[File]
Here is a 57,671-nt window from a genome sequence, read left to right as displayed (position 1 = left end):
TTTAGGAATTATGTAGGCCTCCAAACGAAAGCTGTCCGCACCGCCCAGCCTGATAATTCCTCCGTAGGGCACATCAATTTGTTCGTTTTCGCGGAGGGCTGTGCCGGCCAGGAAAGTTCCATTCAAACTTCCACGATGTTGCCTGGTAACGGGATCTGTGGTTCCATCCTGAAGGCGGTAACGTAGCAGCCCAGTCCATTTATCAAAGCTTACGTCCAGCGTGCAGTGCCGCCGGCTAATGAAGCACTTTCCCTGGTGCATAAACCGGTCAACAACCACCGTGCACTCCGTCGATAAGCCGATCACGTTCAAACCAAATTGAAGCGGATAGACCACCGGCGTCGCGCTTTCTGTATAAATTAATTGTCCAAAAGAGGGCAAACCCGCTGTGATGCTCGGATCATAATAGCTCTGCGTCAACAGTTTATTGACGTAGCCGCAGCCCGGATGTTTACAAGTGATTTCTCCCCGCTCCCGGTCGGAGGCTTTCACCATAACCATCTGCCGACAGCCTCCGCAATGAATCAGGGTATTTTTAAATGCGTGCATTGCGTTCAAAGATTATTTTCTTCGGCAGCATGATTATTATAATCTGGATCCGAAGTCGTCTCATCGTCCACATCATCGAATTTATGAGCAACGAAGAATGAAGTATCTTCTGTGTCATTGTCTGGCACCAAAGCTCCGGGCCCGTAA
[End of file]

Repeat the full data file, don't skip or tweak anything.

Here is a 57,671-nt window from a genome sequence, read left to right as displayed (position 1 = left end):
TTTAGGAATTATGTAGGCCTCCAAACGAAAGCTGTCCGCACCGCCCAGCCTGATAATTCCTCCGTAGGGCACATCAATTTGTTCGTTTTCGCGGAGGGCTGTGCCGGCCAGGAAAGTTCCATTCAAACTTCCACGATGTTGCCTGGTAACGGGATCTGTGGTTCCATCCTGAAGGCGGTAACGTAGCAGCCCAGTCCATTTATCAAAGCTTACGTCCAGCGTGCAGTGCCGCCGGCTAATGAAGCACTTTCCCTGGTGCATAAACCGGTCAACAACCACCGTGCACTCCGTCGATAAGCCGATCACGTTCAAACCAAATTGAAGCGGATAGACCACCGGCGTCGCGCTTTCTGTATAAATTAATTGTCCAAAAGAGGGCAAACCCGCTGTGATGCTCGGATCATAATAGCTCTGCGTCAACAGTTTATTGACGTAGCCGCAGCCCGGATGTTTACAAGTGATTTCTCCCCGCTCCCGGTCGGAGGCTTTCACCATAACCATCTGCCGACAGCCTCCGCAATGAATCAGGGTATTTTTAAATGCGTGCATTGCGTTCAAAGATTATTTTCTTCGGCAGCATGATTATTATAATCTGGATCCGAAGTCGTCTCATCGTCCACATCATCGAATTTATGAGCAACGAAGAATGAAGTATCTTCTGTGTCATTGTCTGGCACCAAAGCTCCGGGCCCGTAA